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Allocation to floral structures in Thalictrum pubescens (Ranunculaceae), a cryptically dioecious species.


ABSTRACT: Females of Thalictrum pubescens produce stamens that contain sterile pollen, whereas males are both functionally and morphologically unisexual. This study examines the investment in stamen production by females of T. pubescens by comparing the female structures with those of their fully functional male counterparts. Stamens from females had the same biomass and contained the same amount of nitrogen and phosphorus as stamens from males. Anther size was the same in males and females, but filaments were longer in stamens from males. Females produced more pollen per anther than males, and pollen size was the same in both sexes. Within flowers, there was a positive correlation between the amount of pollen per anther and the length of anthers in males, but not in females. This would be expected if males growing in better environmental conditions or with greater vigour invested more resources in pollen production, thereby increasing fitness. Females, who receive no fitness benefits from increased pollen production, did not show this pattern. There was also evidence of a trade-off within female flowers between the number of stamens and the number of pistils. This trade-off was noted in conditions when variance among plants was reduced, namely in the field during a year when flower size was particularly small and in a previous glasshouse study. Therefore, it appears that when environmental variance is low, stamens are produced at the expense of producing more pistils, and hence seeds. In conclusion, stamen production does not appear to be inconsequential to females of Thalictrum pubescens.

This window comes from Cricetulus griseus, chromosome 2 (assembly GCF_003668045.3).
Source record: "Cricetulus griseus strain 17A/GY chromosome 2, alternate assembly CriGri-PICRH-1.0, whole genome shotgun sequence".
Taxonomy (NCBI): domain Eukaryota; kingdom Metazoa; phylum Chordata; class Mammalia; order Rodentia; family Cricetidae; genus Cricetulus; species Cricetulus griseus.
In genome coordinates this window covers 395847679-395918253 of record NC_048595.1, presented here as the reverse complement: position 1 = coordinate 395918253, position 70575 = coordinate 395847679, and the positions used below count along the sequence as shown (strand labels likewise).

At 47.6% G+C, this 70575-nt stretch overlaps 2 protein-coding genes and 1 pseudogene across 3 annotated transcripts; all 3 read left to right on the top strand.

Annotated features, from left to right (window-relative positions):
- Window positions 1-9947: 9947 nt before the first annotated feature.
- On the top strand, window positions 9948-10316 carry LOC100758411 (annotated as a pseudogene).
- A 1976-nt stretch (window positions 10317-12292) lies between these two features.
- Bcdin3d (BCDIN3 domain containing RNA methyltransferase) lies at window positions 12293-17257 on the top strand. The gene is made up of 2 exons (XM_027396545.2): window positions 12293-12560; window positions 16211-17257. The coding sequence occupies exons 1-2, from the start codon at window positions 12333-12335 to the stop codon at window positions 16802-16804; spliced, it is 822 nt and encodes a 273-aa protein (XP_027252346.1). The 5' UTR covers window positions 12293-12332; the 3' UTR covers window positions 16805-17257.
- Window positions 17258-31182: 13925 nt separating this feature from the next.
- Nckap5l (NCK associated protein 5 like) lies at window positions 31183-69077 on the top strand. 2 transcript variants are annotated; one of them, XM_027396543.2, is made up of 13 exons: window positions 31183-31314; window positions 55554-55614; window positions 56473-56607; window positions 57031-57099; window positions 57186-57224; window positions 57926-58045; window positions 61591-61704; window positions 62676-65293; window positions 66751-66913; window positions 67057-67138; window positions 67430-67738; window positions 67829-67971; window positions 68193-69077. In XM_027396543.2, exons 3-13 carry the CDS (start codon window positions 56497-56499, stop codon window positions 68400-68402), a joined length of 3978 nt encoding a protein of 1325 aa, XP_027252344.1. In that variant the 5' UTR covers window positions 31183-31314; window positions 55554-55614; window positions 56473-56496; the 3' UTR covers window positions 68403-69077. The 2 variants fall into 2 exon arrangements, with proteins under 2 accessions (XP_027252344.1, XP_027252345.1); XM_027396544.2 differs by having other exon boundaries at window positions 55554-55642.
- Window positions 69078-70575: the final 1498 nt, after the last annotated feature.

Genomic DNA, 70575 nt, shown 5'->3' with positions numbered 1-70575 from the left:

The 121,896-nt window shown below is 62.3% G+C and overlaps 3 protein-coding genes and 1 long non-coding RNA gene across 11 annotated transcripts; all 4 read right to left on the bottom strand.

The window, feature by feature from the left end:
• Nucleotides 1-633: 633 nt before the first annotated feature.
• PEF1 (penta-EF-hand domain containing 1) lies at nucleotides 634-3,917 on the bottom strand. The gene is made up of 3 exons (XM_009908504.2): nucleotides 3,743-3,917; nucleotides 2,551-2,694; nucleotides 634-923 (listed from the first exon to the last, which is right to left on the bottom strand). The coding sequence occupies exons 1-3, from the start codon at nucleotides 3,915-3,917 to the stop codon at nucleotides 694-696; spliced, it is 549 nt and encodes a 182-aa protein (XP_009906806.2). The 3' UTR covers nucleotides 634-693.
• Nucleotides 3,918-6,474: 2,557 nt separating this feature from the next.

PROVIDER: S-EPMC4233862 | BioStudies | 2002-01-01T00:00:00Z

REPOSITORIES: biostudies

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